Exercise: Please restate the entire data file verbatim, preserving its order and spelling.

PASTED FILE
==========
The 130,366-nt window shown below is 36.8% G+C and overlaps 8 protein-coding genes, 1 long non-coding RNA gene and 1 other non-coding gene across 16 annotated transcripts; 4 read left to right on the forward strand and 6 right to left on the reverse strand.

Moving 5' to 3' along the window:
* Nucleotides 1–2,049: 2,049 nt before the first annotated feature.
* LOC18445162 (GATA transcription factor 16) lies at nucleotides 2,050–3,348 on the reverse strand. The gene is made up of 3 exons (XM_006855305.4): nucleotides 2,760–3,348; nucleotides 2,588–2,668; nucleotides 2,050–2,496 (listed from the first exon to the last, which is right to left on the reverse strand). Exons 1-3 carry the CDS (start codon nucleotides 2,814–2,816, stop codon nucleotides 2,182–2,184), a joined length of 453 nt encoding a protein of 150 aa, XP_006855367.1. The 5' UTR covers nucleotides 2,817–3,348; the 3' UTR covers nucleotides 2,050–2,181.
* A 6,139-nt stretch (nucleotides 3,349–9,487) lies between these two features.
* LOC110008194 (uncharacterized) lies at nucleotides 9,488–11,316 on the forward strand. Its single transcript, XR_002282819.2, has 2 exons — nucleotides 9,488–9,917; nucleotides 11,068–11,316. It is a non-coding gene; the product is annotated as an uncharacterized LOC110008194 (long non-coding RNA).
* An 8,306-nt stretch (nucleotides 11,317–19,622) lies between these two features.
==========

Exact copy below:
The 130,366-nt window shown below is 36.8% G+C and overlaps 8 protein-coding genes, 1 long non-coding RNA gene and 1 other non-coding gene across 16 annotated transcripts; 4 read left to right on the forward strand and 6 right to left on the reverse strand.

Moving 5' to 3' along the window:
* Nucleotides 1–2,049: 2,049 nt before the first annotated feature.
* LOC18445162 (GATA transcription factor 16) lies at nucleotides 2,050–3,348 on the reverse strand. The gene is made up of 3 exons (XM_006855305.4): nucleotides 2,760–3,348; nucleotides 2,588–2,668; nucleotides 2,050–2,496 (listed from the first exon to the last, which is right to left on the reverse strand). Exons 1-3 carry the CDS (start codon nucleotides 2,814–2,816, stop codon nucleotides 2,182–2,184), a joined length of 453 nt encoding a protein of 150 aa, XP_006855367.1. The 5' UTR covers nucleotides 2,817–3,348; the 3' UTR covers nucleotides 2,050–2,181.
* A 6,139-nt stretch (nucleotides 3,349–9,487) lies between these two features.
* LOC110008194 (uncharacterized) lies at nucleotides 9,488–11,316 on the forward strand. Its single transcript, XR_002282819.2, has 2 exons — nucleotides 9,488–9,917; nucleotides 11,068–11,316. It is a non-coding gene; the product is annotated as an uncharacterized LOC110008194 (long non-coding RNA).
* An 8,306-nt stretch (nucleotides 11,317–19,622) lies between these two features.